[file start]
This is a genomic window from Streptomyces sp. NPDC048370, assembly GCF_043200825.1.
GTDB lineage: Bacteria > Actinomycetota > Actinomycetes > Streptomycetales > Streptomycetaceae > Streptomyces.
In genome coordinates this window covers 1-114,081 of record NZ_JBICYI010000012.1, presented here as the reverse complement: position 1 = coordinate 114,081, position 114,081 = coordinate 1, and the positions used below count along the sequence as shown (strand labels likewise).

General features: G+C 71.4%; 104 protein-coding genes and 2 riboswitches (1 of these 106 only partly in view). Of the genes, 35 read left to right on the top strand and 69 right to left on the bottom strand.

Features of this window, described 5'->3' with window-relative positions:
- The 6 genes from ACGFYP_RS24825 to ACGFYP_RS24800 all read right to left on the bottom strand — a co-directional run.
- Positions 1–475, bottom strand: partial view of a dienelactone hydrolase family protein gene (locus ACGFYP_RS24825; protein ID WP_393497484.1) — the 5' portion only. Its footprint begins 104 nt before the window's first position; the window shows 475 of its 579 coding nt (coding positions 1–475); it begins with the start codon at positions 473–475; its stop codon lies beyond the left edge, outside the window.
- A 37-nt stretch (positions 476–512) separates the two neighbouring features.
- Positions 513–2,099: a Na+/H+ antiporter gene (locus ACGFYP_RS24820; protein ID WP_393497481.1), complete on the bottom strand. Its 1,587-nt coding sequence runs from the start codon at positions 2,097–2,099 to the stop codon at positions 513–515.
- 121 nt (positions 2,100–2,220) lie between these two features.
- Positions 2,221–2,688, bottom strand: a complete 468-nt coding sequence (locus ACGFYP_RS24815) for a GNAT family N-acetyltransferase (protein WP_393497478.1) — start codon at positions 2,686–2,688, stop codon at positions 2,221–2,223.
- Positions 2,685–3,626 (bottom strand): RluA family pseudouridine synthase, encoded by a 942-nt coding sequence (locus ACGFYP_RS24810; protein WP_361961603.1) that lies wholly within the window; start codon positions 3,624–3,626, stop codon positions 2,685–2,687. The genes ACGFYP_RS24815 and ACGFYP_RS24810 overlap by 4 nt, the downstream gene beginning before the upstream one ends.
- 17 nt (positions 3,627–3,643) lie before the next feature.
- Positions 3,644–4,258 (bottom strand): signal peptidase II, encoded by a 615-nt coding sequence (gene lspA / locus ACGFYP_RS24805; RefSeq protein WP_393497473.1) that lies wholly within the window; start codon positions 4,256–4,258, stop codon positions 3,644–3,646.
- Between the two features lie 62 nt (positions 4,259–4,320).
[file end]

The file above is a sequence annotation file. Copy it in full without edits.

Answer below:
This is a genomic window from Streptomyces sp. NPDC048370, assembly GCF_043200825.1.
GTDB lineage: Bacteria > Actinomycetota > Actinomycetes > Streptomycetales > Streptomycetaceae > Streptomyces.
In genome coordinates this window covers 1-114,081 of record NZ_JBICYI010000012.1, presented here as the reverse complement: position 1 = coordinate 114,081, position 114,081 = coordinate 1, and the positions used below count along the sequence as shown (strand labels likewise).

General features: G+C 71.4%; 104 protein-coding genes and 2 riboswitches (1 of these 106 only partly in view). Of the genes, 35 read left to right on the top strand and 69 right to left on the bottom strand.

Features of this window, described 5'->3' with window-relative positions:
- The 6 genes from ACGFYP_RS24825 to ACGFYP_RS24800 all read right to left on the bottom strand — a co-directional run.
- Positions 1–475, bottom strand: partial view of a dienelactone hydrolase family protein gene (locus ACGFYP_RS24825; protein ID WP_393497484.1) — the 5' portion only. Its footprint begins 104 nt before the window's first position; the window shows 475 of its 579 coding nt (coding positions 1–475); it begins with the start codon at positions 473–475; its stop codon lies beyond the left edge, outside the window.
- A 37-nt stretch (positions 476–512) separates the two neighbouring features.
- Positions 513–2,099: a Na+/H+ antiporter gene (locus ACGFYP_RS24820; protein ID WP_393497481.1), complete on the bottom strand. Its 1,587-nt coding sequence runs from the start codon at positions 2,097–2,099 to the stop codon at positions 513–515.
- 121 nt (positions 2,100–2,220) lie between these two features.
- Positions 2,221–2,688, bottom strand: a complete 468-nt coding sequence (locus ACGFYP_RS24815) for a GNAT family N-acetyltransferase (protein WP_393497478.1) — start codon at positions 2,686–2,688, stop codon at positions 2,221–2,223.
- Positions 2,685–3,626 (bottom strand): RluA family pseudouridine synthase, encoded by a 942-nt coding sequence (locus ACGFYP_RS24810; protein WP_361961603.1) that lies wholly within the window; start codon positions 3,624–3,626, stop codon positions 2,685–2,687. The genes ACGFYP_RS24815 and ACGFYP_RS24810 overlap by 4 nt, the downstream gene beginning before the upstream one ends.
- 17 nt (positions 3,627–3,643) lie before the next feature.
- Positions 3,644–4,258 (bottom strand): signal peptidase II, encoded by a 615-nt coding sequence (gene lspA / locus ACGFYP_RS24805; RefSeq protein WP_393497473.1) that lies wholly within the window; start codon positions 4,256–4,258, stop codon positions 3,644–3,646.
- Between the two features lie 62 nt (positions 4,259–4,320).